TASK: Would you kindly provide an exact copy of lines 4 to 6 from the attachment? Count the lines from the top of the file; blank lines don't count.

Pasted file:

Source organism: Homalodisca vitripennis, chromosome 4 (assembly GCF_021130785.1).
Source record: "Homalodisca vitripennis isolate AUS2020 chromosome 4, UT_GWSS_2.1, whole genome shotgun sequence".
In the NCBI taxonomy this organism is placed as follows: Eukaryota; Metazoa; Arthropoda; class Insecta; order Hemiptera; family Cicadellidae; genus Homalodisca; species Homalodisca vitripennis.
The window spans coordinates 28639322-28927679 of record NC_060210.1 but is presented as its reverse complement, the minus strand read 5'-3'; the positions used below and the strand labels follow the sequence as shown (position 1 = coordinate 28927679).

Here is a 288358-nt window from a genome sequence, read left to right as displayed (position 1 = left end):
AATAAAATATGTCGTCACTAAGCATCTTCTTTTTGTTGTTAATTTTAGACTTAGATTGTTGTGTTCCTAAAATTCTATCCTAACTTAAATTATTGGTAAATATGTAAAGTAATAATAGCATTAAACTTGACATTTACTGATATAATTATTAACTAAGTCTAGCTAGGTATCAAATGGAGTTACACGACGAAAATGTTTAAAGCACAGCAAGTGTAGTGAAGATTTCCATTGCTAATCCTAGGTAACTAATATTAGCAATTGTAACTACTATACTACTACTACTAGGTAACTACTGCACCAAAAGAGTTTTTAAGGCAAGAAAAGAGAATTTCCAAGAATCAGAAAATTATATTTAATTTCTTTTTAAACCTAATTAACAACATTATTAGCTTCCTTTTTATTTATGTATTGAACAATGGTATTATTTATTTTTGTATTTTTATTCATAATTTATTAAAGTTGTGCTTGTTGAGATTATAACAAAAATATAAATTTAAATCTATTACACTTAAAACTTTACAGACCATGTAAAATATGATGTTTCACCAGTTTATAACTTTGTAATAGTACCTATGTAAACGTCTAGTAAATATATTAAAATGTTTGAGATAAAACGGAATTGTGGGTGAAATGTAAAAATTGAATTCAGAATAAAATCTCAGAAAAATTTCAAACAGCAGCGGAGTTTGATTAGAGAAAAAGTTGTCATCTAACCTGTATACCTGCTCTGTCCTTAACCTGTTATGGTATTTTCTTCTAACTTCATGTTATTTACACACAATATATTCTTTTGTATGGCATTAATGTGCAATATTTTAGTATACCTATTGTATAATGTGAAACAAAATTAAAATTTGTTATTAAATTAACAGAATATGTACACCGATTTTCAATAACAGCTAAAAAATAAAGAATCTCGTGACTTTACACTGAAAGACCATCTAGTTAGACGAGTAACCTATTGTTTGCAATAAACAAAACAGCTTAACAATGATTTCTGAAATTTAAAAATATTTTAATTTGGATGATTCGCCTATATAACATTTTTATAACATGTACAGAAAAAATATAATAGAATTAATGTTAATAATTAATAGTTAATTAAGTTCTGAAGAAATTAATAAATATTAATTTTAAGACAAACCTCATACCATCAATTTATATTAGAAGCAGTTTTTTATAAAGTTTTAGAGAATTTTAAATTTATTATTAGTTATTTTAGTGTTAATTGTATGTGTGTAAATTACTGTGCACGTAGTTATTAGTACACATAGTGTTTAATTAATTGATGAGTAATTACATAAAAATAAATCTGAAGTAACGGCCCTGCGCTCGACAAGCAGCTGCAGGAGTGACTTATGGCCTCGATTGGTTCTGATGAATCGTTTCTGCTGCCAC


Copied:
The window spans coordinates 28639322-28927679 of record NC_060210.1 but is presented as its reverse complement, the minus strand read 5'-3'; the positions used below and the strand labels follow the sequence as shown (position 1 = coordinate 28927679).

Here is a 288358-nt window from a genome sequence, read left to right as displayed (position 1 = left end):
AATAAAATATGTCGTCACTAAGCATCTTCTTTTTGTTGTTAATTTTAGACTTAGATTGTTGTGTTCCTAAAATTCTATCCTAACTTAAATTATTGGTAAATATGTAAAGTAATAATAGCATTAAACTTGACATTTACTGATATAATTATTAACTAAGTCTAGCTAGGTATCAAATGGAGTTACACGACGAAAATGTTTAAAGCACAGCAAGTGTAGTGAAGATTTCCATTGCTAATCCTAGGTAACTAATATTAGCAATTGTAACTACTATACTACTACTACTAGGTAACTACTGCACCAAAAGAGTTTTTAAGGCAAGAAAAGAGAATTTCCAAGAATCAGAAAATTATATTTAATTTCTTTTTAAACCTAATTAACAACATTATTAGCTTCCTTTTTATTTATGTATTGAACAATGGTATTATTTATTTTTGTATTTTTATTCATAATTTATTAAAGTTGTGCTTGTTGAGATTATAACAAAAATATAAATTTAAATCTATTACACTTAAAACTTTACAGACCATGTAAAATATGATGTTTCACCAGTTTATAACTTTGTAATAGTACCTATGTAAACGTCTAGTAAATATATTAAAATGTTTGAGATAAAACGGAATTGTGGGTGAAATGTAAAAATTGAATTCAGAATAAAATCTCAGAAAAATTTCAAACAGCAGCGGAGTTTGATTAGAGAAAAAGTTGTCATCTAACCTGTATACCTGCTCTGTCCTTAACCTGTTATGGTATTTTCTTCTAACTTCATGTTATTTACACACAATATATTCTTTTGTATGGCATTAATGTGCAATATTTTAGTATACCTATTGTATAATGTGAAACAAAATTAAAATTTGTTATTAAATTAACAGAATATGTACACCGATTTTCAATAACAGCTAAAAAATAAAGAATCTCGTGACTTTACACTGAAAGACCATCTAGTTAGACGAGTAACCTATTGTTTGCAATAAACAAAACAGCTTAACAATGATTTCTGAAATTTAAAAATATTTTAATTTGGATGATTCGCCTATATAACATTTTTATAACATGTACAGAAAAAATATAATAGAATTAATGTTAATAATTAATAGTTAATTAAGTTCTGAAGAAATTAATAAATATTAATTTTAAGACAAACCTCATACCATCAATTTATATTAGAAGCAGTTTTTTATAAAGTTTTAGAGAATTTTAAATTTATTATTAGTTATTTTAGTGTTAATTGTATGTGTGTAAATTACTGTGCACGTAGTTATTAGTACACATAGTGTTTAATTAATTGATGAGTAATTACATAAAAATAAATCTGAAGTAACGGCCCTGCGCTCGACAAGCAGCTGCAGGAGTGACTTATGGCCTCGATTGGTTCTGATGAATCGTTTCTGCTGCCAC